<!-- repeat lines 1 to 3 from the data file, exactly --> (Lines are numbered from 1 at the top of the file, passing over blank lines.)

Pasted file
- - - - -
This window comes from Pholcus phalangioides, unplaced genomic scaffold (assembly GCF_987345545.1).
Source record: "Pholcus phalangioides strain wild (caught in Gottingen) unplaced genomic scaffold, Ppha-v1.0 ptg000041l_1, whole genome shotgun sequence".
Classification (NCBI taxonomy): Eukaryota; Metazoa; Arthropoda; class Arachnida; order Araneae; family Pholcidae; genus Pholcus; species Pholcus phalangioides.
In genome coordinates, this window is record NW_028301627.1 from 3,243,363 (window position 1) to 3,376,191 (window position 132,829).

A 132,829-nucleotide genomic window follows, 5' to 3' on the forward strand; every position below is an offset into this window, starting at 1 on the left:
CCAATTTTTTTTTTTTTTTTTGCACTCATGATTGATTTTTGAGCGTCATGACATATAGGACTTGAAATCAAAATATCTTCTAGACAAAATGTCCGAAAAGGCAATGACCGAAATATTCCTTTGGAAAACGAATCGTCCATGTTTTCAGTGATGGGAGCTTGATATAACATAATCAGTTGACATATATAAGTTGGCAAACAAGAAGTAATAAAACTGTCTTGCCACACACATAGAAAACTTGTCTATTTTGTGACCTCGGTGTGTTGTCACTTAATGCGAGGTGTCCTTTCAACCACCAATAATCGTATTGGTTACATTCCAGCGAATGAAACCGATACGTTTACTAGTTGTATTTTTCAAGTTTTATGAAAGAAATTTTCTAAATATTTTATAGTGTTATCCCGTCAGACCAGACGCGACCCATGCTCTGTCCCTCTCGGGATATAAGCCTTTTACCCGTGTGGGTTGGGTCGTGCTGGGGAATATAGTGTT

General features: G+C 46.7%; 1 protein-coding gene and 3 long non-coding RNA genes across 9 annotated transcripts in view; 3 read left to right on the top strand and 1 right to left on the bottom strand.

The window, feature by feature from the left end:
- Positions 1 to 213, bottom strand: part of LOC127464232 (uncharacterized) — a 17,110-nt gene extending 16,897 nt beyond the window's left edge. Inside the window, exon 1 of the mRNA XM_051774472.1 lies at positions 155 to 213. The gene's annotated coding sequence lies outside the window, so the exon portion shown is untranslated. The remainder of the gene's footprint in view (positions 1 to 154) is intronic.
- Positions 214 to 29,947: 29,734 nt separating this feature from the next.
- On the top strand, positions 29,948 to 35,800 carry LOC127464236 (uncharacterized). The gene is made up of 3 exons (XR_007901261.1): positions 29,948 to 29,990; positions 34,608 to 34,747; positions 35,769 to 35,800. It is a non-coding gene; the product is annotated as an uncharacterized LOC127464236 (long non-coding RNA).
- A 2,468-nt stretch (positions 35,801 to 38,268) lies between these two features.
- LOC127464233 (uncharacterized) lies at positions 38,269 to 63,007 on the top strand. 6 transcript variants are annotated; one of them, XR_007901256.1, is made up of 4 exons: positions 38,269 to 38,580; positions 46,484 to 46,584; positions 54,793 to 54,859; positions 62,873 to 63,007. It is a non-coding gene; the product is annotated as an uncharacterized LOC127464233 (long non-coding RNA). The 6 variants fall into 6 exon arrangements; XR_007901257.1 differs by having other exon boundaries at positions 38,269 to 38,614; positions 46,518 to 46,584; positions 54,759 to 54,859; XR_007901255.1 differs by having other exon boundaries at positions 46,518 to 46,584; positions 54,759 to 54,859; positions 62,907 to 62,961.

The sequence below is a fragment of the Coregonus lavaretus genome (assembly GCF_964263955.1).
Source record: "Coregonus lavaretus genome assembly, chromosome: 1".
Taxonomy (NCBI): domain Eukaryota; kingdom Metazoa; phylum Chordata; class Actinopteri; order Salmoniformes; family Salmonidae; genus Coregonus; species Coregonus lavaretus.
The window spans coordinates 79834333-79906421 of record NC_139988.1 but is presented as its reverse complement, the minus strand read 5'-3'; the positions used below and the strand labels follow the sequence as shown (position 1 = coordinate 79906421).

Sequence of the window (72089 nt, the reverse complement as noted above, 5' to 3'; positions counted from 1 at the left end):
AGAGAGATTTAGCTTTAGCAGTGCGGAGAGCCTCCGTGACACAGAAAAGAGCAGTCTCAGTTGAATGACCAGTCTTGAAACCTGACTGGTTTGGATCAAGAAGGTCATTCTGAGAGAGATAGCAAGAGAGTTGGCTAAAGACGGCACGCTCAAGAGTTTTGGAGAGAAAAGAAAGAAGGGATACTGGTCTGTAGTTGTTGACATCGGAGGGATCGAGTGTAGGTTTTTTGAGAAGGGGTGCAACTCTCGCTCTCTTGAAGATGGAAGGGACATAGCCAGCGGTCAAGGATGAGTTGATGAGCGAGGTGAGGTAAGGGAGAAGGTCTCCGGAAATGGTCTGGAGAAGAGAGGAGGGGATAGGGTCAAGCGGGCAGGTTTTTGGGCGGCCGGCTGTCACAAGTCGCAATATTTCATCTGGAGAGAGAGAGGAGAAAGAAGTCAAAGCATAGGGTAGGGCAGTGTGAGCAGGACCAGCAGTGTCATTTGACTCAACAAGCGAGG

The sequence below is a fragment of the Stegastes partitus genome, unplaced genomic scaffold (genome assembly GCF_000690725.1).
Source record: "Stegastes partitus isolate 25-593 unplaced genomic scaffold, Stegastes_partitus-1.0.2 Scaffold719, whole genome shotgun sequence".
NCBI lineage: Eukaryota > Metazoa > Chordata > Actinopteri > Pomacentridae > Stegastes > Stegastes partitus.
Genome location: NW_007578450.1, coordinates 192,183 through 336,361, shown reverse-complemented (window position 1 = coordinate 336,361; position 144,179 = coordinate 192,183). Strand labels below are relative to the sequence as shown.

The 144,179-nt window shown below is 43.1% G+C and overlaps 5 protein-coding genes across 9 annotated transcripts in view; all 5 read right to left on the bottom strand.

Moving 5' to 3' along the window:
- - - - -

This window comes from Pholcus phalangioides, unplaced genomic scaffold (assembly GCF_987345545.1).
Source record: "Pholcus phalangioides strain wild (caught in Gottingen) unplaced genomic scaffold, Ppha-v1.0 ptg000041l_1, whole genome shotgun sequence".
Classification (NCBI taxonomy): Eukaryota; Metazoa; Arthropoda; class Arachnida; order Araneae; family Pholcidae; genus Pholcus; species Pholcus phalangioides.